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film review

In The Congress, Robin Wright will be scanned, digitized and made forever virtually young.

A dystopian toon satire that evokes The Matrix by way of Who Framed Roger Rabbit, or Metropolis reconceived as a cautionary Hollywood nightmare, Ari Folman's followup to the Academy Award-winning Waltz With Bashir can't be faulted for lack of ambition or ideas. Coherence and a sense of humour maybe, but there's something to be said for a movie that manages to baffle and dazzle in equal measure. If Daffy Duck had taken up political and media theory, his brain might look like this.

Based loosely on Stanislaw Lem's 1971 novel The Futurological Congress, which depicted a world happily drugged into a state of hallucinogenic passivity, Folman's interpretation provocatively supplants mass distraction for pharmaceuticals and digital culture for the ultimate enslavement of the human spirit. Entertainment is what keeps us looking the other way, and technology convinces us there's no looking back.

It begins in live-action, so-called real life, as the actress Robin Wright, playing a post-prime actress named Robin Wright – the movie was actually shot in 2011, before Netflix and House of Cards resparked Wright's star – is provided with an especially cruel and unforgiving account of her bomb-strewn career by agent Harvey Keitel. But the studio Miramount, presided over by an especially unctuous Danny Huston, has come calling with a final offer, and the purpose of Keitel's extended reading of the career riot act is to get Wright to take it: She will be scanned, digitized and made forever virtually young, her studio-owned and operated avatar unleashed in a series of brainless cyber-pulp movies while the real Robin ages in anonymous offscreen obscurity.

Although the idea of flesh giving way to bytes is at least as familiar as The Matrix and as fresh as Her, it remains a potently alarming premise, especially when contextualized as a middle-aged single mother's only hope to sustain an ongoing career and provide the necessary care for a terminally ailing son. But this is only Folman's first act, and The Congress really hits its own conceptual acid peak when it flashes forward 20 years and Wright has been invited to an all-animated alternate reality to renegotiate her contract. In this realm of studio-generated grotesquerie and splendour, wherein the ingestion of the contents of a small vial permits one to be whatever animated character one wishes, Wright encounters not only all manner of Max Fleischer-like cartoon weirdness – including a lot of wish-fulfilment replicants of herself – but the intimations of a conspiracy aimed to topple the corporate powers and burst the bubble of toon tyranny.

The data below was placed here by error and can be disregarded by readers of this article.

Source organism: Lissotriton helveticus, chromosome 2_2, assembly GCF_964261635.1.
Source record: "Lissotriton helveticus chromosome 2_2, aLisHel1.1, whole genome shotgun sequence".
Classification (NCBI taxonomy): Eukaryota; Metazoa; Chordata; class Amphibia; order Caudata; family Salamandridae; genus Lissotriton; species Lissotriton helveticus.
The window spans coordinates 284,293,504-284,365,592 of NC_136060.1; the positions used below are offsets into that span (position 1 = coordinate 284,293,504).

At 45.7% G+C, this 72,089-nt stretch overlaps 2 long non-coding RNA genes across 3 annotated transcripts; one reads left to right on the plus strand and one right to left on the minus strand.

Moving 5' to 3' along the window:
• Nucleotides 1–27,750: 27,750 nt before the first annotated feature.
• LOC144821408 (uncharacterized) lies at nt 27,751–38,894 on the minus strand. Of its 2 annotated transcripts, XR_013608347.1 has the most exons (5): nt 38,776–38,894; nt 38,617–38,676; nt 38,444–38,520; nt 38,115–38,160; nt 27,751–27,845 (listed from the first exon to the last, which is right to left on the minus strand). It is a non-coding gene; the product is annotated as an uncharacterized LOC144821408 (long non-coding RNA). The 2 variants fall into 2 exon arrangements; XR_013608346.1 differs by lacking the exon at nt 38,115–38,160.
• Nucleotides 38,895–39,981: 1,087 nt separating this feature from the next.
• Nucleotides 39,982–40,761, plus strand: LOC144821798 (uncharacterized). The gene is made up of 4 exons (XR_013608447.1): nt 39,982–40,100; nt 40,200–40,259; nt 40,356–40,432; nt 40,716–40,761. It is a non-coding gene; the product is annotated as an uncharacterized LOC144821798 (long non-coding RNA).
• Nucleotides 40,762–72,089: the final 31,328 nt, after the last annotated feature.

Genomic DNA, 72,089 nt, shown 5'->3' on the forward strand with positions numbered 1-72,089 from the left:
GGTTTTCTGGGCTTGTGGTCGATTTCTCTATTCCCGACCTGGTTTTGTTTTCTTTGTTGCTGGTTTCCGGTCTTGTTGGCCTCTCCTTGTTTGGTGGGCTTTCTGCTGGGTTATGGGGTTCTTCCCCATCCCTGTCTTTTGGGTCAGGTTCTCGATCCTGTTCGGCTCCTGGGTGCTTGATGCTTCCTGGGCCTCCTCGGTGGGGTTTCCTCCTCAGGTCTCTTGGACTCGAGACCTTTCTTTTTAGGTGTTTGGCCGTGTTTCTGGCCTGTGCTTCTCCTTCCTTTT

And this is where The Congress itself succumbs to another form of hallucinogenic delirium, as the movie pinballs between a state of whispery, cartoon-noir conspiratorial paranoia and a blissful meditation on a kind of eternal animated utopia – dangerous, of course – that suggests a queasy hookup of What Dreams May Come with Yellow Submarine. The central conflict here – whether Robin will accept the new virtual reality or opt out to live in the scorched-earth desolation of the undrugged world – gets needlessly and frustratingly obscured by all the stoner imagery and explicatory McLuhanesque philosophizing Folman throws in its way, ultimately resulting in a movie that asks you to do what it was just warning you about: stop thinking and dig the scenery.

It's also kind of strange that the cartoon dystopia The Congress imagines is so out of time itself: a realm of old-school cell animation and not CGI, a place where people imagine themselves as John Wayne, Elvis and Marilyn Monroe and not Miley, Beyoncé or Thor, and where Robin Wright is all washed up because Netflix and House of Cards aren't around to provide that one-way express ticket out of Toontown.

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